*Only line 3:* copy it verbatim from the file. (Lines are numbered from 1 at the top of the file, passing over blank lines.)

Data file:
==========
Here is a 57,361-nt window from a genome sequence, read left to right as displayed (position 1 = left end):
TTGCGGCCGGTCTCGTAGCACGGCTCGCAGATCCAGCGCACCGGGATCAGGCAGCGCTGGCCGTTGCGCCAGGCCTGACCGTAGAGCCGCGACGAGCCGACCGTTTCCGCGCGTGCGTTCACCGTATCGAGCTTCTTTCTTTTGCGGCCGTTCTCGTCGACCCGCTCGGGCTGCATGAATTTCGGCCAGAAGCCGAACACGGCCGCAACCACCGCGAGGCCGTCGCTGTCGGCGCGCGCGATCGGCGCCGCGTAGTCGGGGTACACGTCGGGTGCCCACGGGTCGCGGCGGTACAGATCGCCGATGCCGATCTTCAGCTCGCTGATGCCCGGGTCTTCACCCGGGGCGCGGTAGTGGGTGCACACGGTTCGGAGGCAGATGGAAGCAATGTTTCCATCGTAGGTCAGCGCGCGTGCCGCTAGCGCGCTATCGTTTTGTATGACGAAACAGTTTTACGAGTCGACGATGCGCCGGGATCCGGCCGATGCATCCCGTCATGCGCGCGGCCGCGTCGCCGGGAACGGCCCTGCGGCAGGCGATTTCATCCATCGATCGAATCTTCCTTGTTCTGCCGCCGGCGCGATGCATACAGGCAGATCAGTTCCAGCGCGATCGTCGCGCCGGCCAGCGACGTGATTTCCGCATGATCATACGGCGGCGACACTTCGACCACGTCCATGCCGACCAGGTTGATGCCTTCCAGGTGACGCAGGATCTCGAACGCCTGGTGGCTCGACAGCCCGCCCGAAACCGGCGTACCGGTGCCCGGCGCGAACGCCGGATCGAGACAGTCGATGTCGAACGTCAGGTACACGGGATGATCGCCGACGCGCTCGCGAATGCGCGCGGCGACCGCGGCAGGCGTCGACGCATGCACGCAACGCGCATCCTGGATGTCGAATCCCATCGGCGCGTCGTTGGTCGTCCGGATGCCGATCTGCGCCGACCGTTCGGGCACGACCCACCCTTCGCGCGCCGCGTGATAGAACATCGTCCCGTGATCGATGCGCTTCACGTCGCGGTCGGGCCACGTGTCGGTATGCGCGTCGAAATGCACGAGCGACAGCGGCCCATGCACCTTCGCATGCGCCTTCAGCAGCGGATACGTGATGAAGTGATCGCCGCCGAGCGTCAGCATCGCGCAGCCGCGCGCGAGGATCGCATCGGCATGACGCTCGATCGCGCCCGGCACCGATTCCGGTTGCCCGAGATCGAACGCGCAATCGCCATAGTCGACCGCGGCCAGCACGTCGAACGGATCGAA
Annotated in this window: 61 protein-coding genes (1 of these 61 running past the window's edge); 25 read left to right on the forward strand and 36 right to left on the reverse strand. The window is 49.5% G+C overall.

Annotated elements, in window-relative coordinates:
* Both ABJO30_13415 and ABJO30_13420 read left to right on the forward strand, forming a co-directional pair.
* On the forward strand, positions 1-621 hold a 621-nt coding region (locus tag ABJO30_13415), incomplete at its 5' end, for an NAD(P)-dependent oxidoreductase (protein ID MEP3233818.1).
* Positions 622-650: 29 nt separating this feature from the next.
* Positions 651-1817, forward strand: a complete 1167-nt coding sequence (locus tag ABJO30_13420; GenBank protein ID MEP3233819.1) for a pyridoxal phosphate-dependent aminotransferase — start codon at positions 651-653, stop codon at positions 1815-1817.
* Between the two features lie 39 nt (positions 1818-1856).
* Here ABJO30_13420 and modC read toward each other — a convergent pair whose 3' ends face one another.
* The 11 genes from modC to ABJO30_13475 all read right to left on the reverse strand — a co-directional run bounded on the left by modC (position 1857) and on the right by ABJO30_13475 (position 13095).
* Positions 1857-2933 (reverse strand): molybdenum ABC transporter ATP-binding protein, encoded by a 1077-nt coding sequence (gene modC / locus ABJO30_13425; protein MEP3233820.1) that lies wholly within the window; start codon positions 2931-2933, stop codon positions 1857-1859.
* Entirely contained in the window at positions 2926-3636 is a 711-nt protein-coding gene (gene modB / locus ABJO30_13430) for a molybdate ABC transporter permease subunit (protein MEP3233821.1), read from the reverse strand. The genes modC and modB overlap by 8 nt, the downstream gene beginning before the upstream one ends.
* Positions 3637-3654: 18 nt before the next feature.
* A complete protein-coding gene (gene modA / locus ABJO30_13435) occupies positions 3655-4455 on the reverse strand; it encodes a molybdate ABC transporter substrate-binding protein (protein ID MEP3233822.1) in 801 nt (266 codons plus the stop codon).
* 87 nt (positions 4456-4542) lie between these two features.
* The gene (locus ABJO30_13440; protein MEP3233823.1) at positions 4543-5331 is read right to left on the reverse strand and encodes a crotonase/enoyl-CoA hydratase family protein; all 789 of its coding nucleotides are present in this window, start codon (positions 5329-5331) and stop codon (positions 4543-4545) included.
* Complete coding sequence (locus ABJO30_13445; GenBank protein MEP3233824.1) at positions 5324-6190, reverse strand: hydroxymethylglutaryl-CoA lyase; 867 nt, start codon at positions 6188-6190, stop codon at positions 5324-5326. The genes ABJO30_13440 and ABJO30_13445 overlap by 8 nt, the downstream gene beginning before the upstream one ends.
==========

Annotated in this window: 61 protein-coding genes (1 of these 61 running past the window's edge); 25 read left to right on the forward strand and 36 right to left on the reverse strand. The window is 49.5% G+C overall.